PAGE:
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President-elect Donald Trump speaks during an election night rally on Wednesday, Nov. 9, 2016, in New York. (Evan Vucci/AP)
President-elect Donald Trump speaks during an election night rally on Wednesday, Nov. 9, 2016, in New York. (Evan Vucci/AP)

U.S. election

Brexit 2.0: Europe reacts with caution after pundits’ miscall on Trump Add to ...

Britons woke to a sense of déjà vu on Wednesday, seeing another Brexit-like stunner in the United States.

Just as in the days leading up to the June 23 referendum on Britain’s membership in the European Union, polls, pundits and investors ultimately got it wrong and woefully underestimated Donald Trump’s chances of winning.

'I will be president for all Americans': Trump (The Globe and Mail)

“The revolution continues,” said Nigel Farage, the interim head of the UK Independence Party who led the campaign to get Britain out of the EU.

In an interview Wednesday, Mr. Farage called Donald Trump’s victory “absolutely huge” and added there were many parallels with Brexit. “And that’s why Trump had me out there talking about it in August and that’s why he’s talked about [Brexit] every single night of the campaign,” he said.

Related: A historic night: Key moments from Trump’s remarkable victory

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Read more: Trump’s first 100 days

He added that like in Britain, U.S. pundits and pollsters failed to understand the deep resentment among many voters and couldn’t properly measure who turned out to vote. “They can’t measure nonvoters who were entering into the polling process,” he said.

Matthew Goodwin, a professor of political science and international relations at the University of Kent, said pollsters again misread the public.

“One again, pundits and pollsters have failed to accurately identify the depth of frustration and anger among white, working-class, less-well-educated and left-behind voters who feel under threat from global markets and rising levels of ethnic and cultural diversity,” Prof. Goodwin said.

The reaction across much of Europe was cautious, with most leaders offering congratulations to the president-elect.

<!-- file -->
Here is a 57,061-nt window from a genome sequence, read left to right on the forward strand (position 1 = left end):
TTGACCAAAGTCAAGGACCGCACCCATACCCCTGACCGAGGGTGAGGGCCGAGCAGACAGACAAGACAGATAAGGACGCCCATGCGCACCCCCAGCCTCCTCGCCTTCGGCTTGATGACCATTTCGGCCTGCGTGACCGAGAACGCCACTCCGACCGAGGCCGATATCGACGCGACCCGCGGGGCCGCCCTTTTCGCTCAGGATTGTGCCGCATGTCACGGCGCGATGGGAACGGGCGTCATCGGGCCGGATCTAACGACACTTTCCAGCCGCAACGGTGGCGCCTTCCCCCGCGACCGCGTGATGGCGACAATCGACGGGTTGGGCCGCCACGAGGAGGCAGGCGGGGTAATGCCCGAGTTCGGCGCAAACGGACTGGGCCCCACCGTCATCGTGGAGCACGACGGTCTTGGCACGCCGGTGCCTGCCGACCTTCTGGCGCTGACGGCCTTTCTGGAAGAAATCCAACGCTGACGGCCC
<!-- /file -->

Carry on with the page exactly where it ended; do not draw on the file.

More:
“Britain and the United States have an enduring and special relationship based on the values of freedom, democracy and enterprise. We are, and will remain, strong and close partners on trade, security and defence,” said British Prime Minister Theresa May. “I look forward to working with president-elect Donald Trump, building on these ties to ensure the security and prosperity of our nations in the years ahead.”

Italian Prime Minister Matteo Renzi, who backed Hilary Clinton, wished Mr. Trump well and added: “The Italo-American friendship is solid.”

But other European officials were far more concerned.

“One will have to try to know what this new president wants to do,” said French Foreign Minister Jean-Marc Ayrault. “Since what he has said so far has created lots of worries.”

Norbert Rottgen, head of the foreign affairs committee of the German Bundestag, called Mr. Trump’s foreign policy “absolutely unpredictable.”

“We can see that he doesn’t know himself. He doesn’t know who his [foreign policy] people will be. But we have seen in his character. We have seen his readiness for hatred and for talking of violence,” Mr. Rottgen told the Financial Times.

Investors seemed reassured by Mr. Trump’s victory speech, in which he took a conciliatory tone and pledged to spend more on infrastructure.

European stock markets opened down but regained much of their losses within a few hours. The FTSE 100 index in London fell about 1.4 per cent shortly after the open, before recovering nearly all of the loss. The initial drop also wasn’t nearly as sharp as after the Brexit vote in June, a sign that Mr. Trump’s victory is not expected to entail the same kind of prolonged uncertainty as Brexit.

“With Donald Trump winning the U.S. election a broad global risk off move is developing, although we’ve not seen the kind of panic that followed the EU referendum, except in isolated instances such as the Mexico peso,” said Ranko Berich, head of market analysis at Monex Europe.

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